Skip to main content
Original Issue


As he approaches retirement, Bud Selig leaves behind a changed game—one that may not be as pure, but is richer and more competitive, and remade in his image

AS BUD SELIG prepares to shrug off into the sunset this winter, the game he leaves behind is unequivocally, permanently changed by his time in office. Twenty-two years after he took over as acting commissioner, we're watching pennant-race baseball that would be nearly unrecognizable to fans a generation ago. With two months remaining in the season, Selig's fingerprints are all over the standings, the schedule, the game on the field and the maneuvers in the front offices.

After the trade deadline on Thursday, 19 teams still harbor hopes of being one of the 10 to make the playoffs. (And right there we've confused Clinton-era fans picking up the newspaper in the morning.) Selig helped drive the expansion of the postseason from four division champions to six, plus four wild-card teams squaring off in two one-game series. Whether or not you like the changes, there's no question that lowering the bar for entry has made it possible for teams such as the Indians, Mariners and Royals to consider themselves contenders this season when, under the old rules, they would likely be playing out the string.

Back in 1992, Selig's first year, only one of the division races—and by extension, playoff berths—was in doubt with two weeks to play. Put another way: Just five of the 26 teams entered the stretch thinking about October. Three times as many are likely to remain alive with two weeks left this season.

Driving revenue to small-market teams like Seattle, Cleveland and Kansas City is another of Selig's pet projects. An industry that, in 1992, didn't have revenue sharing now splits up not only the huge local TV contracts signed by the likes of the Yankees, Dodgers and Phillies, but also the billions of dollars in national-TV and Internet revenues. Teams that draft, sign and develop great baseball players now have a better chance to retain them, which is why Alex Gordon remains in Kansas City's outfield and Felix Hernandez is still an ace in Seattle. Selig, tapping into his experiences running the small-market Brewers, pushed his fellow owners to spread the wealth. Without that, the A's might not be leading the AL West, nor Milwaukee the NL Central.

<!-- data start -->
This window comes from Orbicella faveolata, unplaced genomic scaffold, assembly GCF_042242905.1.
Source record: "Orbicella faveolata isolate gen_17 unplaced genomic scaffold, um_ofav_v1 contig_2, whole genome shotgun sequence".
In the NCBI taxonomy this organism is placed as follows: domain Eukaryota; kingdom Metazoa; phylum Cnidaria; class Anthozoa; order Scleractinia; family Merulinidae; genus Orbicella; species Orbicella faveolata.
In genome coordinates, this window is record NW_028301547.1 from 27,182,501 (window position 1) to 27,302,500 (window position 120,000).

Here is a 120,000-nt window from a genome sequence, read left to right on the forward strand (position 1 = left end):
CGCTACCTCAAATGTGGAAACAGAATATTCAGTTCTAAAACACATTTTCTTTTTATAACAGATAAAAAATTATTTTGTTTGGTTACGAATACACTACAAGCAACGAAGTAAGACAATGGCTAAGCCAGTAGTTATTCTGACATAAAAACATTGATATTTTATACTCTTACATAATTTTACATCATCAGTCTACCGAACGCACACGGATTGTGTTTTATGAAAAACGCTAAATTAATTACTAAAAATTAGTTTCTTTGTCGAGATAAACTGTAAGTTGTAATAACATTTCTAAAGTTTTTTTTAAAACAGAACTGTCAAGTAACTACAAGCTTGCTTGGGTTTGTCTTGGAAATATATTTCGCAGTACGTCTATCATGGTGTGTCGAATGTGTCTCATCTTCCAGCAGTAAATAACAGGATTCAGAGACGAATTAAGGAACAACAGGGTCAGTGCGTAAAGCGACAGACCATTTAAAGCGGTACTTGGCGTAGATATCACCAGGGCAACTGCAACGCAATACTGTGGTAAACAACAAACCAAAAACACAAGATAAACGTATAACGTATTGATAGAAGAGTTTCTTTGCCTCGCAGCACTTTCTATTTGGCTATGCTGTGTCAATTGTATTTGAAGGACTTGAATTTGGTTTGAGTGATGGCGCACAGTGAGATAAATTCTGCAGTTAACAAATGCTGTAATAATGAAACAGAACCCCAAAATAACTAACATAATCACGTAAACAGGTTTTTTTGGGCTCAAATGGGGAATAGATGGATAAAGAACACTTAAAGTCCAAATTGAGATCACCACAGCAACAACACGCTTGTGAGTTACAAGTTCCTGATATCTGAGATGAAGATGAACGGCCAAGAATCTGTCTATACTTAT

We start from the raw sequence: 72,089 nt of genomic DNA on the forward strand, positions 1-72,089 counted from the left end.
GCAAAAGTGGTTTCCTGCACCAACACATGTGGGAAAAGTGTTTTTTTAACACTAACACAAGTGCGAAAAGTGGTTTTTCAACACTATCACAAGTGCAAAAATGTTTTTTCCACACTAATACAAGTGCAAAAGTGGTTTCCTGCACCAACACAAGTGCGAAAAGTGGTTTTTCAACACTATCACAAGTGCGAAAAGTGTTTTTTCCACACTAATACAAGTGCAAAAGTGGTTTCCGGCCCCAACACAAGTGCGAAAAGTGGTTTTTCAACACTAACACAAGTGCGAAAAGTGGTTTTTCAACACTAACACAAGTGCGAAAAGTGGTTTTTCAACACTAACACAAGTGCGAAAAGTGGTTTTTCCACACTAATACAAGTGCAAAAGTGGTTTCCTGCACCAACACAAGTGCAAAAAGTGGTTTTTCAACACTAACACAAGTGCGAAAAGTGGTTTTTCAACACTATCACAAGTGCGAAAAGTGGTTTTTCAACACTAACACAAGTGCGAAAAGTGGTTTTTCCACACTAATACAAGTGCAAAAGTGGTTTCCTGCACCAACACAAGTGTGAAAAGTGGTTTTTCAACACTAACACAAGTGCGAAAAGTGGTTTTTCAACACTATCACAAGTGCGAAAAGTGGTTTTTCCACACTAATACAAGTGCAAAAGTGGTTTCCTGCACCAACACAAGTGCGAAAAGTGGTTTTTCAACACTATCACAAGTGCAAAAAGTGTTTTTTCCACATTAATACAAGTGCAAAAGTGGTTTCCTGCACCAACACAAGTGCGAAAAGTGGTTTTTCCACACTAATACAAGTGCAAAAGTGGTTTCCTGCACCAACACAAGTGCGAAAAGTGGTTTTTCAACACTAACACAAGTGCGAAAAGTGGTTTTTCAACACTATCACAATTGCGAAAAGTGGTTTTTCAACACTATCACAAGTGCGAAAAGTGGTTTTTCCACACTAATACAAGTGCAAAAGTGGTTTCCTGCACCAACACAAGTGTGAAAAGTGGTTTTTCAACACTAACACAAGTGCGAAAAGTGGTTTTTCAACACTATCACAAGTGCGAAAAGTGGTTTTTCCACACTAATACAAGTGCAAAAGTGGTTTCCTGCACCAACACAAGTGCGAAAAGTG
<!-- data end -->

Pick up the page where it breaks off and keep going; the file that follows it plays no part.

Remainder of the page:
Oh, yes, the Brewers and the NL Central. Selig moved the team he once owned to a division he helped invent to accommodate the 1998 expansion teams. He would later get the Astros to switch to the AL West after 51 years in the NL, and he presided over the move of the Montreal Expos to Washington, where they currently lead the NL East as the Nationals.

(You look pale, 1992 baseball fan. Need a glass of water? Sit down, and I'll tell you a story about the Marlins, a team that's won two world championships and zero division titles.)

The Brewers, Astros and Nationals, and in fact over half of all major league clubs, have found new home stadiums under Selig. He led the charge for teams to press municipalities, counties and states for taxpayer-funded ballparks which have changed the look of the game and the experience of attending one—for better and for worse. Nineteen of the last 28 World Series games have been played in Selig-era facilities. Those retro stadiums and mallparks, as much as any single player, are the face of baseball under his watch.

Selig's influence can even be seen away from the pennant races, in the lower reaches of the standings. Teams such as the Astros and the Cubs are undertaking long rebuilding projects that are underwritten in part by all that national revenue—which protects them from the economic impact of losing seasons—and are motivated by Selig-driven changes to the draft and the rules governing international amateurs.

So we'll watch Mike Trout and Clayton Kershaw and Andrew McCutchen and David Price. We'll track the division standings and the first wild-card race and the second wild-card race. What we'll be watching, though, is the handiwork of a single man who used his ability to forge consensus to completely change what a pennant race means during his time in office. It's baseball, to be sure, but in so many ways it's really Budball.

This September we'll be watching pennant-race baseball that would be nearly unrecognizable to fans a generation ago, and Selig's fingerprints are all over it.




Extra Mustard


Faces in the Crowd


Dan Patrick

Jeremy Lin


The Case for

The Seahawks


Big Board

Cordarrelle Patterson


Go Figure


Home runs hit by Cubs first baseman Anthony Rizzo on July 22 after promising 22-year-old cancer patient Mike Kassalis that he would hit one for him.

$1.1 million

Amount the Minnesota Audubon Society has asked the Vikings to spend on bird-proof glass for their new stadium, opening in 2016.


Points scored by Minnesota Lynx forward Maya Moore in a 112--108 double OT win against the Dream on July 22. It's the second most in WNBA history, behind Riquna Williams's 51 for Tulsa last season.


Pounds of weight-room equipment hauled 87 miles from Bills headquarters in Orchard Park, N.Y., to Pittsford, N.Y., last week when the Bills opened training camp.


Dozen cupcakes ordered by LeBron James's family and delivered to his Bath Township, Ohio, neighbors and the town's police department, as an apology for the "chaos" surrounding James's announcement that he would return to the Cavaliers this season.